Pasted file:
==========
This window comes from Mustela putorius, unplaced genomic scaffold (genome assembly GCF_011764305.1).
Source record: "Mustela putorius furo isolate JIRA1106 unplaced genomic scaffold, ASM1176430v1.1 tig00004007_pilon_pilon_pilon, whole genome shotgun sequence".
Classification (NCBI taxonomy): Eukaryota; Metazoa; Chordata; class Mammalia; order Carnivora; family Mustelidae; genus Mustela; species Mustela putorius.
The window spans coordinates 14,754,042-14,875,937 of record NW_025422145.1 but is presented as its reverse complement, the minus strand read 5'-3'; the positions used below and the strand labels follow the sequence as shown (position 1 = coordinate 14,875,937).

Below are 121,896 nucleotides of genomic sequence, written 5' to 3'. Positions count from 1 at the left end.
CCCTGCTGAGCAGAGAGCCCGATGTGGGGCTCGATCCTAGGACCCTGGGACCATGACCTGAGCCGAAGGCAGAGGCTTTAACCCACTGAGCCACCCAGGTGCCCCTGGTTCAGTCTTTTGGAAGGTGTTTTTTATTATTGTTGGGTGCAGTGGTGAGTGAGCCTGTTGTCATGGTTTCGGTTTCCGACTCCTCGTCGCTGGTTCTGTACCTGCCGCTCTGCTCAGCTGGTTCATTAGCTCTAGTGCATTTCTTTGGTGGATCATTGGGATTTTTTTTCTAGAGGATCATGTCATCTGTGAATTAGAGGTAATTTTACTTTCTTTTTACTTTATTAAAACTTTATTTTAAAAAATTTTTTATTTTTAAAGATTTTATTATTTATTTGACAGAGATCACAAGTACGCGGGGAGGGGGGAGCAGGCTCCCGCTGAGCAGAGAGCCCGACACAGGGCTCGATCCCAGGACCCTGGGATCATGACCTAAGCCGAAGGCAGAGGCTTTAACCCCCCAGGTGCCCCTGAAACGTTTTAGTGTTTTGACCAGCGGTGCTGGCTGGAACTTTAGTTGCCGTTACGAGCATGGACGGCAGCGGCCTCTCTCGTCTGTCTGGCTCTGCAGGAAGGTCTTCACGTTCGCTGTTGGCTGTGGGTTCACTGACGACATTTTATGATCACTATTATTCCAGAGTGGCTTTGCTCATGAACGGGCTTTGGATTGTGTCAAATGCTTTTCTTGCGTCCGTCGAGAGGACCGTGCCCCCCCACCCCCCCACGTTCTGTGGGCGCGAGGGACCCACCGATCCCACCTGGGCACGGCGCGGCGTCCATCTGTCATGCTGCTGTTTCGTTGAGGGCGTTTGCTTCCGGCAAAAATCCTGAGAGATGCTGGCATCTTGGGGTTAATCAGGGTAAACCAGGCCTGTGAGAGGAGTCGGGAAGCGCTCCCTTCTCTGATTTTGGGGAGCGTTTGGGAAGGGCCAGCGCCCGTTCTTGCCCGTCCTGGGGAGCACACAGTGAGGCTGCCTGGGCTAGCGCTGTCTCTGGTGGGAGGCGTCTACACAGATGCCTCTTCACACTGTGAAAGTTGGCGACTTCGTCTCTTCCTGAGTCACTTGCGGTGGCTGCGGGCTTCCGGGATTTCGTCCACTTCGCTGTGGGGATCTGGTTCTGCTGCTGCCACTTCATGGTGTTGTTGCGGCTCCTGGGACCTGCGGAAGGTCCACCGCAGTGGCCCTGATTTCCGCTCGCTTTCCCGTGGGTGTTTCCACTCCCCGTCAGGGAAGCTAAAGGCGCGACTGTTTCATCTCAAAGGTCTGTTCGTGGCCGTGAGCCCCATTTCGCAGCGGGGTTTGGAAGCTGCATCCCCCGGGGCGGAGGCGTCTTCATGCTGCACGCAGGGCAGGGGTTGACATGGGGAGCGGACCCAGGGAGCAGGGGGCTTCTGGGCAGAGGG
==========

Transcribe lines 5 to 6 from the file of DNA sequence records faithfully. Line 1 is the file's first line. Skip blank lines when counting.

Below are 121,896 nucleotides of genomic sequence, written 5' to 3'. Positions count from 1 at the left end.
CCCTGCTGAGCAGAGAGCCCGATGTGGGGCTCGATCCTAGGACCCTGGGACCATGACCTGAGCCGAAGGCAGAGGCTTTAACCCACTGAGCCACCCAGGTGCCCCTGGTTCAGTCTTTTGGAAGGTGTTTTTTATTATTGTTGGGTGCAGTGGTGAGTGAGCCTGTTGTCATGGTTTCGGTTTCCGACTCCTCGTCGCTGGTTCTGTACCTGCCGCTCTGCTCAGCTGGTTCATTAGCTCTAGTGCATTTCTTTGGTGGATCATTGGGATTTTTTTTCTAGAGGATCATGTCATCTGTGAATTAGAGGTAATTTTACTTTCTTTTTACTTTATTAAAACTTTATTTTAAAAAATTTTTTATTTTTAAAGATTTTATTATTTATTTGACAGAGATCACAAGTACGCGGGGAGGGGGGAGCAGGCTCCCGCTGAGCAGAGAGCCCGACACAGGGCTCGATCCCAGGACCCTGGGATCATGACCTAAGCCGAAGGCAGAGGCTTTAACCCCCCAGGTGCCCCTGAAACGTTTTAGTGTTTTGACCAGCGGTGCTGGCTGGAACTTTAGTTGCCGTTACGAGCATGGACGGCAGCGGCCTCTCTCGTCTGTCTGGCTCTGCAGGAAGGTCTTCACGTTCGCTGTTGGCTGTGGGTTCACTGACGACATTTTATGATCACTATTATTCCAGAGTGGCTTTGCTCATGAACGGGCTTTGGATTGTGTCAAATGCTTTTCTTGCGTCCGTCGAGAGGACCGTGCCCCCCCACCCCCCCACGTTCTGTGGGCGCGAGGGACCCACCGATCCCACCTGGGCACGGCGCGGCGTCCATCTGTCATGCTGCTGTTTCGTTGAGGGCGTTTGCTTCCGGCAAAAATCCTGAGAGATGCTGGCATCTTGGGGTTAATCAGGGTAAACCAGGCCTGTGAGAGGAGTCGGGAAGCGCTCCCTTCTCTGATTTTGGGGAGCGTTTGGGAAGGGCCAGCGCCCGTTCTTGCCCGTCCTGGGGAGCACACAGTGAGGCTGCCTGGGCTAGCGCTGTCTCTGGTGGGAGGCGTCTACACAGATGCCTCTTCACACTGTGAAAGTTGGCGACTTCGTCTCTTCCTGAGTCACTTGCGGTGGCTGCGGGCTTCCGGGATTTCGTCCACTTCGCTGTGGGGATCTGGTTCTGCTGCTGCCACTTCATGGTGTTGTTGCGGCTCCTGGGACCTGCGGAAGGTCCACCGCAGTGGCCCTGATTTCCGCTCGCTTTCCCGTGGGTGTTTCCACTCCCCGTCAGGGAAGCTAAAGGCGCGACTGTTTCATCTCAAAGGTCTGTTCGTGGCCGTGAGCCCCATTTCGCAGCGGGGTTTGGAAGCTGCATCCCCCGGGGCGGAGGCGTCTTCATGCTGCACGCAGGGCAGGGGTTGACATGGGGAGCGGACCCAGGGAGCAGGGGGCTTCTGGGCAGAGGG